South Korea's health authorities decided on Monday to continue its flu vaccination program across the country as the suspected deaths after getting flu shots were found to have very little link to inoculation.
The Korea Disease Control and Prevention Agency (KDCA) said in a statement that there was a very little possibility for any link between flu vaccination and deaths, noting that it will continue its nationwide flu vaccination program.
A total of 59 people, mostly those in their 70s and 80s, have died after receiving flu shots this year. The number of those who have reported side effects was 1,231.
An investigation into 46 deaths found no direct link to the inoculation, while a probe into the remaining 13 deaths was underway.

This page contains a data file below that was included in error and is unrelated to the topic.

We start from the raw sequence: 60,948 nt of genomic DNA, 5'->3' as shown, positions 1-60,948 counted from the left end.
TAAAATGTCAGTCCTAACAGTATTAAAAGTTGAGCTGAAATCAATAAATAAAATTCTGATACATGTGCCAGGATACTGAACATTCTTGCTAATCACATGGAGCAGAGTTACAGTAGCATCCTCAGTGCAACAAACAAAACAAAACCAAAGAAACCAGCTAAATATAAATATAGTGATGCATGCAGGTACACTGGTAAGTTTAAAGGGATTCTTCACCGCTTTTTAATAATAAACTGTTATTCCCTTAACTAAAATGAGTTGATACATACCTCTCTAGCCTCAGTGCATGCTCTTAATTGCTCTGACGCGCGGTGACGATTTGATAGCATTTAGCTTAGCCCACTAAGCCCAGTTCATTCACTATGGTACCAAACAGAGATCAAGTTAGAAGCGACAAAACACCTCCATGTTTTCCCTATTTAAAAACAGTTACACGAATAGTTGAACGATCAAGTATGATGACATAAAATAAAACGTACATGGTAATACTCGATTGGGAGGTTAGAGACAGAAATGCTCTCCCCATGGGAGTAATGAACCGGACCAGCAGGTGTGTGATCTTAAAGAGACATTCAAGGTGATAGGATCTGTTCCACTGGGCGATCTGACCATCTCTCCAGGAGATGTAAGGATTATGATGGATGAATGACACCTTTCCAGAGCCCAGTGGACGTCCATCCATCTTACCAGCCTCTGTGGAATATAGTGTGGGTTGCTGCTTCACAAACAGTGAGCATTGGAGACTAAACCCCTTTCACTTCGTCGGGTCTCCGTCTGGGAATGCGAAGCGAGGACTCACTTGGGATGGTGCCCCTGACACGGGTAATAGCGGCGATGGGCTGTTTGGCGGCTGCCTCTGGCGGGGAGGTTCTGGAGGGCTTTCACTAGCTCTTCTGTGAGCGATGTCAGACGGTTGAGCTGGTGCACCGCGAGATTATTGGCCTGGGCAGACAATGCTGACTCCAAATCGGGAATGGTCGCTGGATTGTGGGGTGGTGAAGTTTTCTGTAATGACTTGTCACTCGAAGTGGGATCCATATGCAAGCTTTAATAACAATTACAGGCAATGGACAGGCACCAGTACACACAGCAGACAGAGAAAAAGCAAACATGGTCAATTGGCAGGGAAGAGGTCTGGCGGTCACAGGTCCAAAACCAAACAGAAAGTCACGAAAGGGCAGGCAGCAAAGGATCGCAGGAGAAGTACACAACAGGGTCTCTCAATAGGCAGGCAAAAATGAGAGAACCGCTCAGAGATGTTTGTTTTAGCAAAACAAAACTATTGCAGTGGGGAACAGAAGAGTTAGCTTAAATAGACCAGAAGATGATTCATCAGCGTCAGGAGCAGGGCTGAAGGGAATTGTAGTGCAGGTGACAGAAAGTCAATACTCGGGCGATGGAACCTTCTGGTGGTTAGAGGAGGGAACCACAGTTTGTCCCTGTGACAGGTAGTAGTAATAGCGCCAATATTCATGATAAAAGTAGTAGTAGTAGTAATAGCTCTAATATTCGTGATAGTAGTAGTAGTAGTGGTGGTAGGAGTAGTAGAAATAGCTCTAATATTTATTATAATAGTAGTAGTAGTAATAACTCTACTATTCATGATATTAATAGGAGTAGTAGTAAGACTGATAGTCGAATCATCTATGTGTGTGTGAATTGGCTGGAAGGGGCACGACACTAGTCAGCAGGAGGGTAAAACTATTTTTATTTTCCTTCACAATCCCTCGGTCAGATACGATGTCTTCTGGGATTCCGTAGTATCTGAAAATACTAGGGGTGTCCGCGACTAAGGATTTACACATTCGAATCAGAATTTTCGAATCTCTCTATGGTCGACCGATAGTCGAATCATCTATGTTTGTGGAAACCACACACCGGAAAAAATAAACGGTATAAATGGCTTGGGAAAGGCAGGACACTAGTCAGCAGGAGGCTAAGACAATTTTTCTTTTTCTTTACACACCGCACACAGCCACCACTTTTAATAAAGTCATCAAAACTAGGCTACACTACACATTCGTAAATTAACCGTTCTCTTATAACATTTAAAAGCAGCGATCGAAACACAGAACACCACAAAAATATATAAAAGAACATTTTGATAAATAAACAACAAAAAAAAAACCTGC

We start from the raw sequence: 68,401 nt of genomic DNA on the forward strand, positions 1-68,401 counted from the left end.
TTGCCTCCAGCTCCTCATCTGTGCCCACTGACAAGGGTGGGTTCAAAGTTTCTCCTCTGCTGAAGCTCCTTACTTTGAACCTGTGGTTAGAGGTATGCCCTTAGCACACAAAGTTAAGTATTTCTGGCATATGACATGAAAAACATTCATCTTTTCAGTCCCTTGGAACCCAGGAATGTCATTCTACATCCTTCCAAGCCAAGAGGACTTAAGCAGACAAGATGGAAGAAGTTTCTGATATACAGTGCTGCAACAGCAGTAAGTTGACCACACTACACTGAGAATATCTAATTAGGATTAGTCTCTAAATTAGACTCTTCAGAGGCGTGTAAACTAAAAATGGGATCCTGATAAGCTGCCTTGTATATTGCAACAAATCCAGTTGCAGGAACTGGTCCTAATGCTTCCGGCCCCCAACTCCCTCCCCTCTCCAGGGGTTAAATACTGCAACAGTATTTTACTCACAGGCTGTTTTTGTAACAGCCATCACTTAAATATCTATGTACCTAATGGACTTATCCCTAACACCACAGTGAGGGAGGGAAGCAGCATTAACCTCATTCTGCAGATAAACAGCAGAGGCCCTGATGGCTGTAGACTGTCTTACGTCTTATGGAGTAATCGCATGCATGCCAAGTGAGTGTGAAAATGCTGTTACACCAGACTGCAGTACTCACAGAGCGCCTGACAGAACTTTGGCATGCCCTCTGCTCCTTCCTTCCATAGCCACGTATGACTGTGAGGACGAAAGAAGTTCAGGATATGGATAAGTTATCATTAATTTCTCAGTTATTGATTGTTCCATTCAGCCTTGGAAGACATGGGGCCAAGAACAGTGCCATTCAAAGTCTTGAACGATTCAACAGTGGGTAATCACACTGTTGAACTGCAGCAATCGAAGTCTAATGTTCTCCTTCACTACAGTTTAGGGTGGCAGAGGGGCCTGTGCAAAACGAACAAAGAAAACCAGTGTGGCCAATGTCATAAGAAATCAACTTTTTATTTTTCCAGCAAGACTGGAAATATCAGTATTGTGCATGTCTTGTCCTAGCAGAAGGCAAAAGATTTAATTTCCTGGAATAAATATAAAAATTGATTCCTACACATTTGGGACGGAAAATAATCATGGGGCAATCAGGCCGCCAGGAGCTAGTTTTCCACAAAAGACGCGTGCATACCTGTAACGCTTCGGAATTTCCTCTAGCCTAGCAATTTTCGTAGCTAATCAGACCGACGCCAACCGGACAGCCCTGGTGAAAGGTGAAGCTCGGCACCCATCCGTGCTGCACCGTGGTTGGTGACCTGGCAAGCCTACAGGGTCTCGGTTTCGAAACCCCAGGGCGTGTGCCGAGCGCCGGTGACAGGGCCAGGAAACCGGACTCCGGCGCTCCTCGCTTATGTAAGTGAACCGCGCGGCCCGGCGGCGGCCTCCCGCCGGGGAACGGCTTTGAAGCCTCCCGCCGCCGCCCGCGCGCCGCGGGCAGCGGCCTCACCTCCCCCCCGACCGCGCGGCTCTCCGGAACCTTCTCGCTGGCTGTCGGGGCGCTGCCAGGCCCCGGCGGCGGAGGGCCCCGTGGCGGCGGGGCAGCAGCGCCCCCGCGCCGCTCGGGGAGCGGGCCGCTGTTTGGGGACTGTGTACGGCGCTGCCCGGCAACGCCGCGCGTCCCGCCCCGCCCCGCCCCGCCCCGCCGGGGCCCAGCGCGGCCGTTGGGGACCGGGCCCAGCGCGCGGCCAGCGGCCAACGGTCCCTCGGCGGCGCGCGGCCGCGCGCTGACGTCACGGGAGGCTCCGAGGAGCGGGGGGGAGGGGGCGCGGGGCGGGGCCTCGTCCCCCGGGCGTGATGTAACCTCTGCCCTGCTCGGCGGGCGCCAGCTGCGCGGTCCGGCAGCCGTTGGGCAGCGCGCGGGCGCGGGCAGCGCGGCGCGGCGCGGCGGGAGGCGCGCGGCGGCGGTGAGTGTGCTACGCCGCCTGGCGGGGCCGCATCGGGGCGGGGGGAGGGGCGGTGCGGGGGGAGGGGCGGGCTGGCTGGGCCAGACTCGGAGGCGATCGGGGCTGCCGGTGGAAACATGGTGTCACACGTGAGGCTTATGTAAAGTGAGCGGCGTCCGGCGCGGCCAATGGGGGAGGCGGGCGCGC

Out of the total deaths, no case has been relevant to anaphylaxis shock, or a fatal allergic reaction from vaccination.
The government has been pushing for a free flu inoculation program to vaccinate about 19 million people, including the elderly people and teenagers.
Out of the combined 14.68 million flu shots the South Korean people have received this year, 9.68 million flu shots have been given under the free vaccination program.
The program came as a part of efforts to prevent the so-called "twindemic" of COVID-19 and flu during the winter influenza season.
Public concerns recently mounted here over the safety of flu vaccines as some of vaccine vials for the free vaccination program were exposed to room temperature while being transported.
The health authorities said there was no safety issue as the exposure time was short.